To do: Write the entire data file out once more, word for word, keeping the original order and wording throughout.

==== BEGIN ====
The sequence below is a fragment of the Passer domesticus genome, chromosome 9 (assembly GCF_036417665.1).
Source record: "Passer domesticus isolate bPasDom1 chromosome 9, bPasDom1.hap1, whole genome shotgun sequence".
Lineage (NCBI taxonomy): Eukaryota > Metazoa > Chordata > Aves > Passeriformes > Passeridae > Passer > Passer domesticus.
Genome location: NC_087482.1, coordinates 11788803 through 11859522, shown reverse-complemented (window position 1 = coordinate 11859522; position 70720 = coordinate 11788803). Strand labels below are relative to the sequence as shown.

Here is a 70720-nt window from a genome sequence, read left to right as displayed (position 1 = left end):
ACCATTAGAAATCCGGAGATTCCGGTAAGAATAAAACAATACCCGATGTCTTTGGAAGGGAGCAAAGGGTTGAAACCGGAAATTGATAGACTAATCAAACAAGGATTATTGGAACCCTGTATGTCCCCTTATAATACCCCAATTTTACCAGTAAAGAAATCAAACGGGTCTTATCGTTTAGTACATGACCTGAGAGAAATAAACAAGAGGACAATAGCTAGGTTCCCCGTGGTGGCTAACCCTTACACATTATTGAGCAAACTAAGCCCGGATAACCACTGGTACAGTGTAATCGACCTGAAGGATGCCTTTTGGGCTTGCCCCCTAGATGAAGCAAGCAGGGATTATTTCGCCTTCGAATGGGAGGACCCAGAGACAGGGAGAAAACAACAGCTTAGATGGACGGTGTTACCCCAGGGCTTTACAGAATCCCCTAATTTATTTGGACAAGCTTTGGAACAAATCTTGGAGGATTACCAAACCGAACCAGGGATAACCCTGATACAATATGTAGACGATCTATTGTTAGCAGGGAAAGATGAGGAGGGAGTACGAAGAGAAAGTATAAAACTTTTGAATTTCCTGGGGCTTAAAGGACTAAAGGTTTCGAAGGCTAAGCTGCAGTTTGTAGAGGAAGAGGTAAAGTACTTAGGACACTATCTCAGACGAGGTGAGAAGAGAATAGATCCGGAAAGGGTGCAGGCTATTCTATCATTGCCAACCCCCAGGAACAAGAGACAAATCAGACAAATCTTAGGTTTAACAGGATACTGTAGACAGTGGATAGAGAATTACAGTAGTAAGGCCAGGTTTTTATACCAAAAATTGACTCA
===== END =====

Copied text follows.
The sequence below is a fragment of the Passer domesticus genome, chromosome 9 (assembly GCF_036417665.1).
Source record: "Passer domesticus isolate bPasDom1 chromosome 9, bPasDom1.hap1, whole genome shotgun sequence".
Lineage (NCBI taxonomy): Eukaryota > Metazoa > Chordata > Aves > Passeriformes > Passeridae > Passer > Passer domesticus.
Genome location: NC_087482.1, coordinates 11788803 through 11859522, shown reverse-complemented (window position 1 = coordinate 11859522; position 70720 = coordinate 11788803). Strand labels below are relative to the sequence as shown.

Here is a 70720-nt window from a genome sequence, read left to right as displayed (position 1 = left end):
ACCATTAGAAATCCGGAGATTCCGGTAAGAATAAAACAATACCCGATGTCTTTGGAAGGGAGCAAAGGGTTGAAACCGGAAATTGATAGACTAATCAAACAAGGATTATTGGAACCCTGTATGTCCCCTTATAATACCCCAATTTTACCAGTAAAGAAATCAAACGGGTCTTATCGTTTAGTACATGACCTGAGAGAAATAAACAAGAGGACAATAGCTAGGTTCCCCGTGGTGGCTAACCCTTACACATTATTGAGCAAACTAAGCCCGGATAACCACTGGTACAGTGTAATCGACCTGAAGGATGCCTTTTGGGCTTGCCCCCTAGATGAAGCAAGCAGGGATTATTTCGCCTTCGAATGGGAGGACCCAGAGACAGGGAGAAAACAACAGCTTAGATGGACGGTGTTACCCCAGGGCTTTACAGAATCCCCTAATTTATTTGGACAAGCTTTGGAACAAATCTTGGAGGATTACCAAACCGAACCAGGGATAACCCTGATACAATATGTAGACGATCTATTGTTAGCAGGGAAAGATGAGGAGGGAGTACGAAGAGAAAGTATAAAACTTTTGAATTTCCTGGGGCTTAAAGGACTAAAGGTTTCGAAGGCTAAGCTGCAGTTTGTAGAGGAAGAGGTAAAGTACTTAGGACACTATCTCAGACGAGGTGAGAAGAGAATAGATCCGGAAAGGGTGCAGGCTATTCTATCATTGCCAACCCCCAGGAACAAGAGACAAATCAGACAAATCTTAGGTTTAACAGGATACTGTAGACAGTGGATAGAGAATTACAGTAGTAAGGCCAGGTTTTTATACCAAAAATTGACTCA